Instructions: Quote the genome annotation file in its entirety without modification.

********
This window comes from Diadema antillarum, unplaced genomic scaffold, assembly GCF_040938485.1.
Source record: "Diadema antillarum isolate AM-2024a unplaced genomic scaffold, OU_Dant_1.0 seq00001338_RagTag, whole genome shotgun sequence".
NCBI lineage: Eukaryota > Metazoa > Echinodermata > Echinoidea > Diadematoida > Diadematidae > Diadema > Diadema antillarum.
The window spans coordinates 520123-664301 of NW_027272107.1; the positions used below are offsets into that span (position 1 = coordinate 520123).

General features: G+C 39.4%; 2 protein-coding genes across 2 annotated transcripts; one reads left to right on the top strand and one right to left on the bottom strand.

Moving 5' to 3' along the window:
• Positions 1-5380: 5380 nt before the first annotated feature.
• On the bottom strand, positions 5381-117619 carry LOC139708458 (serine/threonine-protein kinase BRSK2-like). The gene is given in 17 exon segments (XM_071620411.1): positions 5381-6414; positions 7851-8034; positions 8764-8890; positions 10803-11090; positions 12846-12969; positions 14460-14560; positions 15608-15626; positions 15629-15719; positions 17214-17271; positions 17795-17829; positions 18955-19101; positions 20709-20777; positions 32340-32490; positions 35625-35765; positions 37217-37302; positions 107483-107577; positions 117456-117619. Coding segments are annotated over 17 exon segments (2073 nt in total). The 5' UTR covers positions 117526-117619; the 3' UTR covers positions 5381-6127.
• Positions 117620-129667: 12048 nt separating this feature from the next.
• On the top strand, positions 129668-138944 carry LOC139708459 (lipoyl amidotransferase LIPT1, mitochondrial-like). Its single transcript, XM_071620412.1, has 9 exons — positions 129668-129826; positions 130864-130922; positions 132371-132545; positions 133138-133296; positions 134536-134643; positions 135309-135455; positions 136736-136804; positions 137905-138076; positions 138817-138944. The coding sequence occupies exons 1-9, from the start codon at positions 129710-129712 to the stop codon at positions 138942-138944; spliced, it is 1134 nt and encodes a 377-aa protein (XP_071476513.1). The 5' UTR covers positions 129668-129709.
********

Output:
This window comes from Diadema antillarum, unplaced genomic scaffold, assembly GCF_040938485.1.
Source record: "Diadema antillarum isolate AM-2024a unplaced genomic scaffold, OU_Dant_1.0 seq00001338_RagTag, whole genome shotgun sequence".
NCBI lineage: Eukaryota > Metazoa > Echinodermata > Echinoidea > Diadematoida > Diadematidae > Diadema > Diadema antillarum.
The window spans coordinates 520123-664301 of NW_027272107.1; the positions used below are offsets into that span (position 1 = coordinate 520123).

General features: G+C 39.4%; 2 protein-coding genes across 2 annotated transcripts; one reads left to right on the top strand and one right to left on the bottom strand.

Moving 5' to 3' along the window:
• Positions 1-5380: 5380 nt before the first annotated feature.
• On the bottom strand, positions 5381-117619 carry LOC139708458 (serine/threonine-protein kinase BRSK2-like). The gene is given in 17 exon segments (XM_071620411.1): positions 5381-6414; positions 7851-8034; positions 8764-8890; positions 10803-11090; positions 12846-12969; positions 14460-14560; positions 15608-15626; positions 15629-15719; positions 17214-17271; positions 17795-17829; positions 18955-19101; positions 20709-20777; positions 32340-32490; positions 35625-35765; positions 37217-37302; positions 107483-107577; positions 117456-117619. Coding segments are annotated over 17 exon segments (2073 nt in total). The 5' UTR covers positions 117526-117619; the 3' UTR covers positions 5381-6127.
• Positions 117620-129667: 12048 nt separating this feature from the next.
• On the top strand, positions 129668-138944 carry LOC139708459 (lipoyl amidotransferase LIPT1, mitochondrial-like). Its single transcript, XM_071620412.1, has 9 exons — positions 129668-129826; positions 130864-130922; positions 132371-132545; positions 133138-133296; positions 134536-134643; positions 135309-135455; positions 136736-136804; positions 137905-138076; positions 138817-138944. The coding sequence occupies exons 1-9, from the start codon at positions 129710-129712 to the stop codon at positions 138942-138944; spliced, it is 1134 nt and encodes a 377-aa protein (XP_071476513.1). The 5' UTR covers positions 129668-129709.